10. Silk Road Marvels and Syrian Tears
1. This Ancient Silk Road City Is Now a Modern Marvel. Bruce Schoenfeld and Rena Effendi, National Geographic
“The true identity of this territory has been suppressed,” Azeri filmmaker Teymur Hajiyev tells me the next evening as we sit at a traditional restaurant beside a stone wall that is almost a thousand years old. “We speak Russian, our names are Islamic or Persian, we try to be Turkish. We have a Frankenstein culture. We haven’t figured out what it means to be Azerbaijani.”
2. Pro-opposition Syrians in Turkey grapple with losing the war. Fariba Nawa
“If it were just Syrians, we would solve it. Syrians know that America and Russia don’t want to help. They just want to bomb and sell more weapons. Just leave us alone. We will rebuild (Syria),” she says, echoing a commonly held sentiment among the Syrian community in Turkey.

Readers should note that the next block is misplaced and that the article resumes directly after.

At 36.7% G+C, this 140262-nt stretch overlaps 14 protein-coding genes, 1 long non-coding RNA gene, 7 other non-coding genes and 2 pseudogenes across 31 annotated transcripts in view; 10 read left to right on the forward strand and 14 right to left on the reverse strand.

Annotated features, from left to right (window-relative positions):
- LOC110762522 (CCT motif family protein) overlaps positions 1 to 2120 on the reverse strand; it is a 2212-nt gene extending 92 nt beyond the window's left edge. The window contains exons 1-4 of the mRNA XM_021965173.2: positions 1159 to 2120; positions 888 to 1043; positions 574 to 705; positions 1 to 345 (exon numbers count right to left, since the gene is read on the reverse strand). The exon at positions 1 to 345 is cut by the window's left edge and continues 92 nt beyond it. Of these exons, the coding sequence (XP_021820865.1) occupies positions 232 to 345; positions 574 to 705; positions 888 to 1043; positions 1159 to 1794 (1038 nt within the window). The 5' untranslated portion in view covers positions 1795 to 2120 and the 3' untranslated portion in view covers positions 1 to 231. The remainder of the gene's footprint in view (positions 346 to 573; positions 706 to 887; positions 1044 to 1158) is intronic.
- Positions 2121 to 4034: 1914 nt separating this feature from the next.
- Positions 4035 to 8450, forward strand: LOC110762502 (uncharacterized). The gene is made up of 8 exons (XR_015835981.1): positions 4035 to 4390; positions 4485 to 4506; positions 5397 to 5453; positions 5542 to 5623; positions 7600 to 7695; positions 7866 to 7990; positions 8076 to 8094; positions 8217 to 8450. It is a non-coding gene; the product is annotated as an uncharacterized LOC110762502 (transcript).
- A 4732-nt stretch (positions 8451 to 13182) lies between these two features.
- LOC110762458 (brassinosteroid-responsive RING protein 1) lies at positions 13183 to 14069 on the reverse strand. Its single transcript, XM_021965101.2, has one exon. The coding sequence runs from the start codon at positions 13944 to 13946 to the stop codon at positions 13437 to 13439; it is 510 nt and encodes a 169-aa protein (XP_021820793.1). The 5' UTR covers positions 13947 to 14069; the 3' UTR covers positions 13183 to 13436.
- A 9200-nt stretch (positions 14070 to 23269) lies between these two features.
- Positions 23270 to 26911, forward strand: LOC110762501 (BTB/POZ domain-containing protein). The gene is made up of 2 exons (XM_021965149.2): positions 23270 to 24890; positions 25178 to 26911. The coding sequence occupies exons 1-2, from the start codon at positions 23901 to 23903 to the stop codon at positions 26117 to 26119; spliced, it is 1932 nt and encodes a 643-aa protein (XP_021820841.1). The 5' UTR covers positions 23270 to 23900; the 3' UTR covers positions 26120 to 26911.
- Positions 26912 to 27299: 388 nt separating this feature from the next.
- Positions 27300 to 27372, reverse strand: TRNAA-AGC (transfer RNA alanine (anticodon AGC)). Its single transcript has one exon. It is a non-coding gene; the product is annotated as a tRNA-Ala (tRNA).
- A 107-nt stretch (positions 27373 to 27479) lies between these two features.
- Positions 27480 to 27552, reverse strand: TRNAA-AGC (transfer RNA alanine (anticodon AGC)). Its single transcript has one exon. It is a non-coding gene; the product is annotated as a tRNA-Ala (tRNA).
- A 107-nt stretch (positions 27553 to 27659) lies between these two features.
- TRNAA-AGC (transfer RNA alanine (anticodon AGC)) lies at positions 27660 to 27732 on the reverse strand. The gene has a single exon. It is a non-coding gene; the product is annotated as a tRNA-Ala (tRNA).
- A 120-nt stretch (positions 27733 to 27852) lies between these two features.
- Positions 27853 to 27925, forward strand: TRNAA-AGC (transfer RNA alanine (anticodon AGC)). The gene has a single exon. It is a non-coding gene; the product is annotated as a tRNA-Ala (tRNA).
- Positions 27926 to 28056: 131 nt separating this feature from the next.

3. How Turkey’s Campaign in Afrin Is Stoking Syrian Hatreds. Molly Crabapple
To be a Kurd in Afrin, once a majority Kurdish city, Mohammed says, is now to find oneself a member of a despised group, suspected of disloyalty, and liable to be robbed, beaten, put to flight, or worse. In its seventh year, the Syrian civil war has seen the warring parties and their foreign sponsors foster and exploit ethnic and sectarian divisions in order to realize their strategic ends. The looting and ethnic cleansing of Afrin by Turkish-backed militias is the latest ugly episode of this grim and cynical logic.
4. Farewell, Pando: An Istanbul Culinary Legend Passes On. Paul Benjamin Osterlund, Culinary Backstreets
Pando hailed from a Bulgarian family that emigrated to Istanbul from the southern Macedonian city of Bitola, then known in the Ottoman Empire as Manastır. The roots of the community that Pando belonged to are complex and harken back to the Ottoman past, when national identities were less defined – or constrained – by borders.
5. Istanbul Psychedelia: BaBa ZuLa